Rats, Writing, and the Nature of Evil: A Night With Stephen King

Stephen King and George RR Martin prove to be a dynamic duo on King's End of Watch tour.

I wasn’t entirely sure what to expect from “A Night With Stephen King” — which sounds amusingly like a reality show with potential horror elements — one of the numerous King author events as part of his tour to promote End of Watch, the final book in King’s Bill Hodges trilogy. The last-minute addition of George R. R. Martin as the moderator left me even more at sea. Would it be a reading from the book? A Q & A where a select few could parse King’s motivations or habits or plot points?

It was actually none of these things, and still managed to be an enjoyable evening. Set at the 2 300-seat Kiva Auditorium at the Albuquerque Convention Center (which looked to be filled at approximately 75 percent capacity), it resembled nothing as much as a two-man, one-act play. The stage was set with two comfortable leather chairs, with King on the left, his long legs stretched out in front of him, while Martin sat to the right, facing King while they traded stories about writing, politics, the nature of evil, and oddly enough, rats.

Fan or not, there’s something utterly refreshing about King’s public persona. In a country where some pundits claim that “wanting to have a beer” with a candidate for public office is a determining factor in casting one’s vote, King’s beer-ability comes across as genuine. His storytelling abilities aren’t limited to the page; he offers a compelling and amusing stage presence.

He and Martin swap anecdotes about how rat tales ended up being their tickets to success (King’s short story “Graveyard Shift” was his first publication that paid decent money; a successful school assignment in which students were asked to rethink the end of Poe’s “The Pit and the Pendulum” stopped a high-school aged Martin from being bullied with his gruesome, rat-featured rewrite), as well as about the adaptations of their works. While King shares a disturbing moment from the mid-’90s adaptation of The Stand — Boulder, Colorado residents freaked out by the arrival of truckloads of fake dead bodies — Martin wins the moment by relaying the accidental inclusion of a fake George W. Bush head featured on a pike, which apparently sent right-wing media into a tailspin; “Rush Limbaugh was having kittens,” as Martin puts it.

Both also touched on Martin’s recent interview with Joe Hill, author of the recently released The Fireman and, incidentally, King’s son. King’s pride in his son’s work was evident, as was the fact that Hill refused to use his father’s connections as a path to publication (“Hill” is short for “Hillstrom”, which is Joe King’s middle name). King also amused Martin (and the audience) by telling him that the only reason he’d started reading Martin’s Game of Thrones series was due to a serious case of sciatica. Unable to get any kind of relief, King tells Martin it came down to distraction — “I’ll try one of these fucking George RR Martin books” — only to discover it “carried him away” and “saved my life”.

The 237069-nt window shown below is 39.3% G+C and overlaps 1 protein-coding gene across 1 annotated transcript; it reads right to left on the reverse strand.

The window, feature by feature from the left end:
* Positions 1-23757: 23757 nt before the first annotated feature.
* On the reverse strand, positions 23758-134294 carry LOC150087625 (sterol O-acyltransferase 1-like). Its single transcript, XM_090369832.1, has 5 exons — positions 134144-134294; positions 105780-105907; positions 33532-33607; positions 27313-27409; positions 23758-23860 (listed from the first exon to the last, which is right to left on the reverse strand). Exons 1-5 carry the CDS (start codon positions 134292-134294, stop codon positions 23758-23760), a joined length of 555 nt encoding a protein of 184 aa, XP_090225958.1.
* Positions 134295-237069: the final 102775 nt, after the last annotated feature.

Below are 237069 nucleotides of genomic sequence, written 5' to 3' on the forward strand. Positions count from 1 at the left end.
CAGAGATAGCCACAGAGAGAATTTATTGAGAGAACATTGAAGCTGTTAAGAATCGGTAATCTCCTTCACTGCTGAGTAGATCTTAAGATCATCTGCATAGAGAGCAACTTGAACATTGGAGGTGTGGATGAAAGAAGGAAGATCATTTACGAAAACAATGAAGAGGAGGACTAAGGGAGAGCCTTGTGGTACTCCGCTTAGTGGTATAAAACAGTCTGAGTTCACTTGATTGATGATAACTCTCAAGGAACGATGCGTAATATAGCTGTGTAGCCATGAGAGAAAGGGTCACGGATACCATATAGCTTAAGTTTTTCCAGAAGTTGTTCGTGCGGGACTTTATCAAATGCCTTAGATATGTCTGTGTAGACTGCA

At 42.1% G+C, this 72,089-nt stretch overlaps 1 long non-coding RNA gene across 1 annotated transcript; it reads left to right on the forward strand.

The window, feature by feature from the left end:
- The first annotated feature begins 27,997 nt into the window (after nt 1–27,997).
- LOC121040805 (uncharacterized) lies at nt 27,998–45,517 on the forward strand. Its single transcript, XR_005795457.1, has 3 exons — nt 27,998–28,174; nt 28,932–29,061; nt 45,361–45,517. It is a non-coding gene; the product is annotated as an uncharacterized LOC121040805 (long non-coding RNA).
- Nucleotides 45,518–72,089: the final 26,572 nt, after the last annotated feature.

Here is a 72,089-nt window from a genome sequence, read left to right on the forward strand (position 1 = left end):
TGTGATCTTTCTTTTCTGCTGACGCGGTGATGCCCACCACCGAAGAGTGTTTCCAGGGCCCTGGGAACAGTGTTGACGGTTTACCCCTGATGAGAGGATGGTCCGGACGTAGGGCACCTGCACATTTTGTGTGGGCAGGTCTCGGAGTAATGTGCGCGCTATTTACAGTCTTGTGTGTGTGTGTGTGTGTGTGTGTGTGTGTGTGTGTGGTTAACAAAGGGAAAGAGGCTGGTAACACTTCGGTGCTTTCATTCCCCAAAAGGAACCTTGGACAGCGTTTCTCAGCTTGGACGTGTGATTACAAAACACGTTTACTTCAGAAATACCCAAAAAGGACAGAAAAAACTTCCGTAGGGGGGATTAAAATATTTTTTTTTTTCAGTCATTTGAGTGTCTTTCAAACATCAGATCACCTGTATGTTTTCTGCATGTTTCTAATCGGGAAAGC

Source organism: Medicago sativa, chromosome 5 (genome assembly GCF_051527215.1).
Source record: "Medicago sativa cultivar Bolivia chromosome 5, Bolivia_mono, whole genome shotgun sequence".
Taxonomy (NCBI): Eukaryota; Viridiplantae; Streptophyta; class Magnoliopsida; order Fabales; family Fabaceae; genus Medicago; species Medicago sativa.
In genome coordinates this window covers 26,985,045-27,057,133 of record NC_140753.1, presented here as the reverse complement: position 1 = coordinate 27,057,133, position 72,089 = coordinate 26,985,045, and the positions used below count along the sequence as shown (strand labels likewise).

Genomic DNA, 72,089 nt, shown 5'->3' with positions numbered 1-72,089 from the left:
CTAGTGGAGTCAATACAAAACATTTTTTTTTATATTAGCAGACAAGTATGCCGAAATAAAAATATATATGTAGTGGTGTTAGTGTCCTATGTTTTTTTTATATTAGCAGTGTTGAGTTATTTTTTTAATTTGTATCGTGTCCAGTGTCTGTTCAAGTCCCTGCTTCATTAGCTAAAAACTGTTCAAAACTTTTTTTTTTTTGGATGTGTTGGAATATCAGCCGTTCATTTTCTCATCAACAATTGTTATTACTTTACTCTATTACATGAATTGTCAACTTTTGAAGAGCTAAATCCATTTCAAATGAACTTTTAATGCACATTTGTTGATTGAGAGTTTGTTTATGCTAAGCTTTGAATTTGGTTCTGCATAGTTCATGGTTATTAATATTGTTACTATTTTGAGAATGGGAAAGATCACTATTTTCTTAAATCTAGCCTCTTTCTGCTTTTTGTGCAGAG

It was the more serious moments of their discussion, however, that really resonated for me. Both Martin and King grew up in poverty; King’s father was a failed writer who abandoned the family when King was two years old, which King describes, with his characteristic, self-deprecating humor, as going out for the most difficult-to-find pack of cigarettes in the world (“he’s still looking”). Martin’s father, as he tells it, wanted him to be anything but a writer, yet the discovery of books — which Martin describes as “a ticket to a wider world” and King as the best therapy for both writer and reader (“instead of going to a shrink, you pay us”) paved the way for their futures.

Since the first book of the Hodges trilogy (Mr Mercedes) deals directly with a terrorist act by a fame-seeking villain, their discussion naturally turned to the recent Orlando shooting and the nature of evil. King advocated for greater gun control, and perhaps most importantly, remembering the victims rather than the perpetrators. “We remember the killers long after the victims are forgotten”; his disgust with this state of affairs was palpable.

The evening ended with a laugh, as Martin, a notoriously slow writer, asks the question that many have before: “How do you write so many fucking books so fast?” When King answered that he wrote at least a few thousand words a day, Martin poked fun at himself, asking why King didn’t write a sentence, scratch it out, rewrite it five times, and then crumble the page in frustration.

All writers, it seems, have their own process.